by Ruby Slipperjack
A young Ojibway girl, struggling over the fact that her father has died, spends summers in the bush with her grandmother and finds her own identity and voice.
Eleven-year-old Ray feels like a misfit at school and in her family. Things have been hard for her family since her father's accidental death in a logging accident, and Ray has been unable to express her grief. In school, the green eyes she inherited from her father are unusual for a child from an Ojibway background in a northern Ontario town and get her noticed in ways she doesn't enjoy. At home, Ray believes that her mother, grieving herself and busy with Ray's younger brother and sister, no longer needs her. Ray becomes so withdrawn that at times she hardly speaks.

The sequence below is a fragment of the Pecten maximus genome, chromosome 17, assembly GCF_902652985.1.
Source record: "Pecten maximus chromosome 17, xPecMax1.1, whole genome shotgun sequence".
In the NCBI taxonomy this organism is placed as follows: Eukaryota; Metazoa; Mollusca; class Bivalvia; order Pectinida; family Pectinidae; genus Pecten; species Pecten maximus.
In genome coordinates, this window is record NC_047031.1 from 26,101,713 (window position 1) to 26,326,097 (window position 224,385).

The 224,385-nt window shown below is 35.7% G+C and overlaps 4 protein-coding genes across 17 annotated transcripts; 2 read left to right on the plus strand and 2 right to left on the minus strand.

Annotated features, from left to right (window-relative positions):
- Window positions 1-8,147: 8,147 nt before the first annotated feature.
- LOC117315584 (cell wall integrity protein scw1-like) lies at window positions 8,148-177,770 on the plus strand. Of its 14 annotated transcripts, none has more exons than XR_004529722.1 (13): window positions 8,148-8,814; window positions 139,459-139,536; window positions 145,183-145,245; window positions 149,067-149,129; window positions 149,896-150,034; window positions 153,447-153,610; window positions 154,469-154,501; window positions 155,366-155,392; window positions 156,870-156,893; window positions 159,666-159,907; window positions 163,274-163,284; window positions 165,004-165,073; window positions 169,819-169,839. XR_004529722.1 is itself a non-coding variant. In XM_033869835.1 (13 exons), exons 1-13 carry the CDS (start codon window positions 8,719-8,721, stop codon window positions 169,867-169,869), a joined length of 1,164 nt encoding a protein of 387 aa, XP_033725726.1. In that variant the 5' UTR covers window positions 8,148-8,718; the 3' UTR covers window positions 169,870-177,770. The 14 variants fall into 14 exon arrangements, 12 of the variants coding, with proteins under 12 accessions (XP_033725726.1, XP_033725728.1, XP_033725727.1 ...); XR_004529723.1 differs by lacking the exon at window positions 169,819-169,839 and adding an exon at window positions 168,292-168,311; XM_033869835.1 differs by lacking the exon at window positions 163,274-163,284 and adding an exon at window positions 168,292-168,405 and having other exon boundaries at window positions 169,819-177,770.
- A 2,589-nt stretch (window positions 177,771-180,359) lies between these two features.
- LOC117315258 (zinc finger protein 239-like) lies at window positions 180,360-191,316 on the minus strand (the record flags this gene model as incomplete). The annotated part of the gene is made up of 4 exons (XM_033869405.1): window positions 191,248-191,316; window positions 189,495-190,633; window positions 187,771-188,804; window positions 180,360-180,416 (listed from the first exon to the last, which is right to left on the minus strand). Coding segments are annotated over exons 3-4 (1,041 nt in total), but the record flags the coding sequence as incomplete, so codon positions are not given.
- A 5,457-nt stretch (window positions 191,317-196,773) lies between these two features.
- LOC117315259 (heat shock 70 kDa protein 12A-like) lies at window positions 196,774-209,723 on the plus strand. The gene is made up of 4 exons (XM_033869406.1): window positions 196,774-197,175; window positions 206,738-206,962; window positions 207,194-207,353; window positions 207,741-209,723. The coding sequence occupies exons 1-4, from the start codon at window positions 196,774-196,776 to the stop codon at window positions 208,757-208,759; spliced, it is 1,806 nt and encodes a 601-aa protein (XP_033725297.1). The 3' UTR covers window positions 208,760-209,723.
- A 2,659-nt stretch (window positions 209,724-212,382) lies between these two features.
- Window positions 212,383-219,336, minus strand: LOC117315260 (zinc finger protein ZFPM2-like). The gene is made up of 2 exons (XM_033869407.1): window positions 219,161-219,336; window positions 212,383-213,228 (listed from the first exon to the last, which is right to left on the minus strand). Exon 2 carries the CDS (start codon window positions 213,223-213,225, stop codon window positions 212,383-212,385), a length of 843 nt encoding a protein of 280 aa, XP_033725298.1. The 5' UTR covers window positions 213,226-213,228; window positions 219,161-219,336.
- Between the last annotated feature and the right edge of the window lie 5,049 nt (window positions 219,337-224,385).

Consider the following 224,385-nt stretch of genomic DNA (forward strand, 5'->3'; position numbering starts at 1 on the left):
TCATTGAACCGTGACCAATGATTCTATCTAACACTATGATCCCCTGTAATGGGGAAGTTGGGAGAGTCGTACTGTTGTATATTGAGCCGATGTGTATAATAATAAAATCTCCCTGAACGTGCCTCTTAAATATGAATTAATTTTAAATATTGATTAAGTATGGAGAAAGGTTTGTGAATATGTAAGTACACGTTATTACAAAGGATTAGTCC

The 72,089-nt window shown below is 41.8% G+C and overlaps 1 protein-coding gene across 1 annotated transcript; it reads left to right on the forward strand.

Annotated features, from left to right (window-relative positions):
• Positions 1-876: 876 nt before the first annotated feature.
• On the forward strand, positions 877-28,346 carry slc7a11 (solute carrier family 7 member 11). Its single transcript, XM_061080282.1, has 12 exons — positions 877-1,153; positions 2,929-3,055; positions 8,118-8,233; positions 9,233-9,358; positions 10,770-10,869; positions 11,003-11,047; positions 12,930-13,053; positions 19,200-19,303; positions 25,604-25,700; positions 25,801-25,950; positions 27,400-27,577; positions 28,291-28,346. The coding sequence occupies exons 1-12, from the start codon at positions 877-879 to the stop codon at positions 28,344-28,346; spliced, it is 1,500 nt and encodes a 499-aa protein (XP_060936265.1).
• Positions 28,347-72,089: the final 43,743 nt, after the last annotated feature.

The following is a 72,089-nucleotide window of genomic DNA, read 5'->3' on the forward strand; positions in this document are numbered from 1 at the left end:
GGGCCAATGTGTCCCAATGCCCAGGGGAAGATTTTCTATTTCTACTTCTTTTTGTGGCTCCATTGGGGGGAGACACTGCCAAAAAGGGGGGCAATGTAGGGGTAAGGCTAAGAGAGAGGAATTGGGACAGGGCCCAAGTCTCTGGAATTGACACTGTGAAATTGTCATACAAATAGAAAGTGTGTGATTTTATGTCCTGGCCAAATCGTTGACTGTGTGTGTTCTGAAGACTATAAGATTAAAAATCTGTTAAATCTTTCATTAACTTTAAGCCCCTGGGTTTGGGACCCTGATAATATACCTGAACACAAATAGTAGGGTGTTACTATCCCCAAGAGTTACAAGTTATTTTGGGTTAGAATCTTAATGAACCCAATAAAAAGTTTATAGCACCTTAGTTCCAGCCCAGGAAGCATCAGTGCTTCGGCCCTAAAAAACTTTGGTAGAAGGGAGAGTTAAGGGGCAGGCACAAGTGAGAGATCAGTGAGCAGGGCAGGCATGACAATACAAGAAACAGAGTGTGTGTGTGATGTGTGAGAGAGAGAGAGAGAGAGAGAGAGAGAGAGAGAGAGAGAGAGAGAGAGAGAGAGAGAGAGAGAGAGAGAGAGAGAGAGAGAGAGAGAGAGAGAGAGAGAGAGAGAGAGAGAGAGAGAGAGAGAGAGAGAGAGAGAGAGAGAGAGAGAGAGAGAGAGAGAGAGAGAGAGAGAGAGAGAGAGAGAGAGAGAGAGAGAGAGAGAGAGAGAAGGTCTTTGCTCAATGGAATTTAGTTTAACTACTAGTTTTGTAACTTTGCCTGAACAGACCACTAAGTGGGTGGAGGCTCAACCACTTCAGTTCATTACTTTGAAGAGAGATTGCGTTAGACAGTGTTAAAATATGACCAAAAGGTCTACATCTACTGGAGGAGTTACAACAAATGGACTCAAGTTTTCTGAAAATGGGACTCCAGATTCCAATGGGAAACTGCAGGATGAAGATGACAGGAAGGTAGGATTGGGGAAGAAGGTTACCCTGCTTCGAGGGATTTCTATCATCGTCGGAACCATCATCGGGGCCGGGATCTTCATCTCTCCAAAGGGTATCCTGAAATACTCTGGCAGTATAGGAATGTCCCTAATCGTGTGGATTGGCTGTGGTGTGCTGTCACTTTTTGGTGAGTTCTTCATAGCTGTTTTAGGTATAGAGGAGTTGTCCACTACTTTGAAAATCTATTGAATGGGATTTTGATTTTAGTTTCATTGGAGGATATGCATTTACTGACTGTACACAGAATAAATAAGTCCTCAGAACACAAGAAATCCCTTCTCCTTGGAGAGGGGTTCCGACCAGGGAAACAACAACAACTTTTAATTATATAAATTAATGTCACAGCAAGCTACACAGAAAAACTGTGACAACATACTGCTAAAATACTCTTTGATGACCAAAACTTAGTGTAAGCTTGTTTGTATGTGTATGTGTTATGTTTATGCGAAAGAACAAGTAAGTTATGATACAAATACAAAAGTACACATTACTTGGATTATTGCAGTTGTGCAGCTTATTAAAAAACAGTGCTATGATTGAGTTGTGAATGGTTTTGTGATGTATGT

Then Ray gets the chance she's been longing for: to spend a summer in the bush with her beloved grandmother - fishing, camping, and living off the land. During this visit, guided by her grandmother's sure hands, compassionate wisdom, and unfailing sense of humour, Ray begins a marvellous journey. Her grandmother, Agnes, a skilled healer respected in her small community, is the mentor and teacher Ray needs. She sees Ray's need to find her own identity and voice and begins to help her learn traditional skills.
At the end of this beautiful and empowering story, which begins in 1978, the withdrawn green-eyed girl has found her voice and is not afraid to use it.